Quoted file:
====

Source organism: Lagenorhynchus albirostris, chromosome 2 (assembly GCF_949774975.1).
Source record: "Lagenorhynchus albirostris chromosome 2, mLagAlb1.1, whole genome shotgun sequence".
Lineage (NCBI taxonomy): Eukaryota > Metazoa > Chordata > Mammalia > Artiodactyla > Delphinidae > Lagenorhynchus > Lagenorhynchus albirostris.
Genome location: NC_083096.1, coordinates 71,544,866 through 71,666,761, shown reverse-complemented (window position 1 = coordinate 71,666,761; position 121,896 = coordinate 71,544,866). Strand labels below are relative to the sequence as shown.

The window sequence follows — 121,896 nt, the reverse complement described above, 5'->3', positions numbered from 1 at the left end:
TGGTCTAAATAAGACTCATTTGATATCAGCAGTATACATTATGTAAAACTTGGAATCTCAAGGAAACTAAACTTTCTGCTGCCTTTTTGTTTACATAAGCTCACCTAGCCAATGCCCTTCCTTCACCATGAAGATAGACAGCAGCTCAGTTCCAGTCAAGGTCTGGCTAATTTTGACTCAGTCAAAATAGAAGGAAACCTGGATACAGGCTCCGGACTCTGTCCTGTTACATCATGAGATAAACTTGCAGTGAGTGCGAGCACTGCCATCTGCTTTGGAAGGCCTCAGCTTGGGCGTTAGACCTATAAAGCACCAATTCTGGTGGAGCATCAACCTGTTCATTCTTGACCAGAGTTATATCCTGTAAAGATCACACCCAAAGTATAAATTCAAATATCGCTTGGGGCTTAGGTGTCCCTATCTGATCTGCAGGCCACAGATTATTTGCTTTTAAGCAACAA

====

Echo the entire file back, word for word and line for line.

Source organism: Lagenorhynchus albirostris, chromosome 2 (assembly GCF_949774975.1).
Source record: "Lagenorhynchus albirostris chromosome 2, mLagAlb1.1, whole genome shotgun sequence".
Lineage (NCBI taxonomy): Eukaryota > Metazoa > Chordata > Mammalia > Artiodactyla > Delphinidae > Lagenorhynchus > Lagenorhynchus albirostris.
Genome location: NC_083096.1, coordinates 71,544,866 through 71,666,761, shown reverse-complemented (window position 1 = coordinate 71,666,761; position 121,896 = coordinate 71,544,866). Strand labels below are relative to the sequence as shown.

The window sequence follows — 121,896 nt, the reverse complement described above, 5'->3', positions numbered from 1 at the left end:
TGGTCTAAATAAGACTCATTTGATATCAGCAGTATACATTATGTAAAACTTGGAATCTCAAGGAAACTAAACTTTCTGCTGCCTTTTTGTTTACATAAGCTCACCTAGCCAATGCCCTTCCTTCACCATGAAGATAGACAGCAGCTCAGTTCCAGTCAAGGTCTGGCTAATTTTGACTCAGTCAAAATAGAAGGAAACCTGGATACAGGCTCCGGACTCTGTCCTGTTACATCATGAGATAAACTTGCAGTGAGTGCGAGCACTGCCATCTGCTTTGGAAGGCCTCAGCTTGGGCGTTAGACCTATAAAGCACCAATTCTGGTGGAGCATCAACCTGTTCATTCTTGACCAGAGTTATATCCTGTAAAGATCACACCCAAAGTATAAATTCAAATATCGCTTGGGGCTTAGGTGTCCCTATCTGATCTGCAGGCCACAGATTATTTGCTTTTAAGCAACAA